Hall takes us from Texas to Vietnam and back again, treating us over and over to exquisite evocations of place. We get lost in the East Texas Big Thicket, with its mosquitoes, sloughs, feral hogs, armadillos, and carnivorous plants, and wind up enjoying the pollution-enhanced beauty of a sunset. In Vietnam we sit with Hall on his berm, watch napalm explosions, and drink Chianti on Christmas. We meet local people with whom, as an interpreter, Hall can converse in Vietnamese. Stateside, we go on road trips in Mustang and Volkswagen convertibles and end up at a hilarious high school reunion, on a golf course where all the holes and water elements are named after people who have hurt Hall's family.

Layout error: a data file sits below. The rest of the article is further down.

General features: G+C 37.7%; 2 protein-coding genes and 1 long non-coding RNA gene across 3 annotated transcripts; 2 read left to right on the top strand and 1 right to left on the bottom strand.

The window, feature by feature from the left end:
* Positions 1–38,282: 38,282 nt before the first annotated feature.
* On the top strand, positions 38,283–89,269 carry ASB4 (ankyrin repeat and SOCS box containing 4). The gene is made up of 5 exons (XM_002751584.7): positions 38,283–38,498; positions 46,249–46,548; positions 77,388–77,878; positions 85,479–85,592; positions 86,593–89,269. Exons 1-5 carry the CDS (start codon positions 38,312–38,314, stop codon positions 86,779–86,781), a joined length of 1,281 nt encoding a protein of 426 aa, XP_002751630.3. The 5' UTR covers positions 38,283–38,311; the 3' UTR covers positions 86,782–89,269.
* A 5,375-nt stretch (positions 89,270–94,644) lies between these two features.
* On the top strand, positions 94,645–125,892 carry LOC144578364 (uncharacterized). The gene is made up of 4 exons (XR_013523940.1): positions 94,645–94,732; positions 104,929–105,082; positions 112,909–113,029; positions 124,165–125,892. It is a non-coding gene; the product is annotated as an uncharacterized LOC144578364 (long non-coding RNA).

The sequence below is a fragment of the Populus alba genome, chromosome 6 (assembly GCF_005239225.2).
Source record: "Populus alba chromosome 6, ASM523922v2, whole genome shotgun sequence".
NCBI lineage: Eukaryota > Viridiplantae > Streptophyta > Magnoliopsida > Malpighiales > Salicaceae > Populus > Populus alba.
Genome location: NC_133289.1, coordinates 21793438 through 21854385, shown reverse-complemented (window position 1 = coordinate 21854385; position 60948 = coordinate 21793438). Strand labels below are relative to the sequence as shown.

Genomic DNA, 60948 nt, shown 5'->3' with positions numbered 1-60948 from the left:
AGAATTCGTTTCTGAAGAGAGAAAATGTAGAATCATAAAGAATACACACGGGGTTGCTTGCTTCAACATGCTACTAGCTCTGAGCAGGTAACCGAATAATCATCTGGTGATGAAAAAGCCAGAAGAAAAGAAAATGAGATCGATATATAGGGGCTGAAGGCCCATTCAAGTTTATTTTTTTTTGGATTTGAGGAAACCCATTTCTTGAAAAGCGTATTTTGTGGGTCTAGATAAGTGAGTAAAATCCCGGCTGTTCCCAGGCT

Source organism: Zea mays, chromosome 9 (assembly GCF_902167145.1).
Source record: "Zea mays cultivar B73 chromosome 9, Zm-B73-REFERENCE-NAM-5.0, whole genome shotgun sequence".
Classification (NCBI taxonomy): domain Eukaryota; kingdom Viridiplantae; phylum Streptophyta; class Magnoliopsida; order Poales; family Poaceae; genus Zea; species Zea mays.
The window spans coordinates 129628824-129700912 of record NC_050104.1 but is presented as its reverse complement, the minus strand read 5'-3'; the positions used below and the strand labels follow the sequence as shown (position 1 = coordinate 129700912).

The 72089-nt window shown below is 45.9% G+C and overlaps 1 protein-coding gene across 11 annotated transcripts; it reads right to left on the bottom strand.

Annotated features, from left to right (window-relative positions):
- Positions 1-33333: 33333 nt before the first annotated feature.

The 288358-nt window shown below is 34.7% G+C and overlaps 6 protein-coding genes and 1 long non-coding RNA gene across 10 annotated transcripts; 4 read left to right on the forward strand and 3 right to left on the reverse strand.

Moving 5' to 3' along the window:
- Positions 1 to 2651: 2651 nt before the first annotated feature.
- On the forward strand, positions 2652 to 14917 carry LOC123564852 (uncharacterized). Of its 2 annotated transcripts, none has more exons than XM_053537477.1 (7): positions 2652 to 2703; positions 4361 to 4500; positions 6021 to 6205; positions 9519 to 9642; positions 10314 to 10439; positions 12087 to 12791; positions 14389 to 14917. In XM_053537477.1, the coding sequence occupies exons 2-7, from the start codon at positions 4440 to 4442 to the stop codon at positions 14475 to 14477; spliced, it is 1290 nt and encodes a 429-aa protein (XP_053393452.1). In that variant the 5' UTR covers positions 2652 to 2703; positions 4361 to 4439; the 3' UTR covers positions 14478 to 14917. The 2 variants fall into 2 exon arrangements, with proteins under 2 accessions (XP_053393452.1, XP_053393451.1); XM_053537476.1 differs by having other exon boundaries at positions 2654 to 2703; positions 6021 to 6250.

Written in a clear, direct prose with a dry wit and a refreshing absence of hype, these essays touch on racism, injustice, class snobbery and pure stupidity. Hall's occasional swipes of malice are reserved for the rich, the powerful and the cruel; the pervasive impression is one of quiet kinship with other struggling humans. As he says of his childhood, "those times come back and, lordy, yes, they were hard, but they were good in so many ways."
Jeanne Emmons, poet and editor of "Briar Cliff Review"
Number Of Pages: 160
Published: 15th October 2007
Publisher: Plain View Press
Country of Publication: US
Dimensions (cm): 23.4 x 15.6 x 0.9
Weight (kg): 0.23